CarMax CEO Tom Folliard is known for mingling at town hall meetings and steak cookouts. CHWM Hill CEO Lee McIntire takes it to a new level. He posts his personal development plan on the company intranet!

Takeaway: Break down the barriers and allow communication to flow freely in your organization. Your executives should be accessible and open to suggestions from all levels. Transparency can also be important for companies that pride themselves on their integrity.

They Reward Employees for Their Achievements

Rewarding employees for their achievements is something that should always be a priority. At EOG, every employee is given stock. Not only is the stock a nice reward, but it is also a way to give an employee more reason to care about the success of the company. Their stock has risen 500% in the past decade, so it appears to be working.

Starbucks gives benefits and stock options to all employees who work at least twenty hours per week. The company culture emphasizes how it is possible for all employees to move up the ladder.

Other companies give their top performing employees travel incentives, merchandise and gift cards.

Takeaway: Employees who are rewarded and have a stake in the success of the company will typically perform at higher levels.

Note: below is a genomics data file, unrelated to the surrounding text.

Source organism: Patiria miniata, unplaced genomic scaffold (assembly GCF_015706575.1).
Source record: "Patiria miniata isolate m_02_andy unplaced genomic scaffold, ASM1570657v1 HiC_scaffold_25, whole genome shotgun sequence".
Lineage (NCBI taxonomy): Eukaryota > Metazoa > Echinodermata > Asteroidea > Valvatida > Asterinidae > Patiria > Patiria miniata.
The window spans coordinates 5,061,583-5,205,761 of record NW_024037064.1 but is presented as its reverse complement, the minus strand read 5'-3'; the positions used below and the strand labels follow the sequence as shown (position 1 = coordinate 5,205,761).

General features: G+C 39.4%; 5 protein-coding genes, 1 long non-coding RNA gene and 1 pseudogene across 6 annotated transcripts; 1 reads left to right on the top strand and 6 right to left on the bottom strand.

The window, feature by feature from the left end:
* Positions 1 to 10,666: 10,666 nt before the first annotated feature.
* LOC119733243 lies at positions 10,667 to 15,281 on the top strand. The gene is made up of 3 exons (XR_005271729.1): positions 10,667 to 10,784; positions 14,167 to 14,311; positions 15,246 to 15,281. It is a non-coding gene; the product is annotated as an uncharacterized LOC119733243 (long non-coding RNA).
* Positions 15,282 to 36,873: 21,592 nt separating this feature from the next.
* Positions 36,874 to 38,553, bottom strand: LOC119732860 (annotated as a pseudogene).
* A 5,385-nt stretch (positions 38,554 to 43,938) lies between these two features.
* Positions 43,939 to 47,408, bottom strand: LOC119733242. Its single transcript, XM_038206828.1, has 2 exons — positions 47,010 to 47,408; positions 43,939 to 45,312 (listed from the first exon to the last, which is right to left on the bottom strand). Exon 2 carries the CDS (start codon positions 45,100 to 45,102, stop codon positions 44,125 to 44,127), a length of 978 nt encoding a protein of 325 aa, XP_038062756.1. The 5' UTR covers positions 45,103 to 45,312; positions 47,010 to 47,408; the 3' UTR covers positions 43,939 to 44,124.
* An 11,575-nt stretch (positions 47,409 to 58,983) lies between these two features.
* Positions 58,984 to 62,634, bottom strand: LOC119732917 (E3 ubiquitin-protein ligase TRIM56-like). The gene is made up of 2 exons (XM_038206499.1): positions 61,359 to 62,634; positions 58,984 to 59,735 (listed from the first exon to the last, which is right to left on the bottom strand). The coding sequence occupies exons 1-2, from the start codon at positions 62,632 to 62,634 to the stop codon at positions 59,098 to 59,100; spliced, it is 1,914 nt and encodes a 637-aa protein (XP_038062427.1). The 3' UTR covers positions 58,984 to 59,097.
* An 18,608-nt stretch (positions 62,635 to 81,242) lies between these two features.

Is your company doing a particularly good job in any of these three areas? Feel free to share other ways your company has been successful in showing appreciation, granting access and rewarding your employees by commenting below. Also, please feel free to send me an email at khewkin@jnrcorp.com for more suggestions or to sign up for our newsletter.

By JNR Incorporated

Written by Kristopher Hewkin


JNR Incorporated is a results-based, globally recognized leader that specializes in creating custom travel, meeting, event, prepaid card and merchandise programs that motivate, engage and inspire the employees, customers and channel members of our clients. We have over 30 years of experience working with Fortune 500 companies of many diverse industries. Our programs are tailored to fit the specific needs of marketing, sales, management and human resource professionals. The unique solutions we apply are measurable and proven to increase performance, loyalty and revenues.

Photo: “google_logo” by keso s is licensed under CC By 2.0

Was Sochi the Birthplace of Incentive Travel?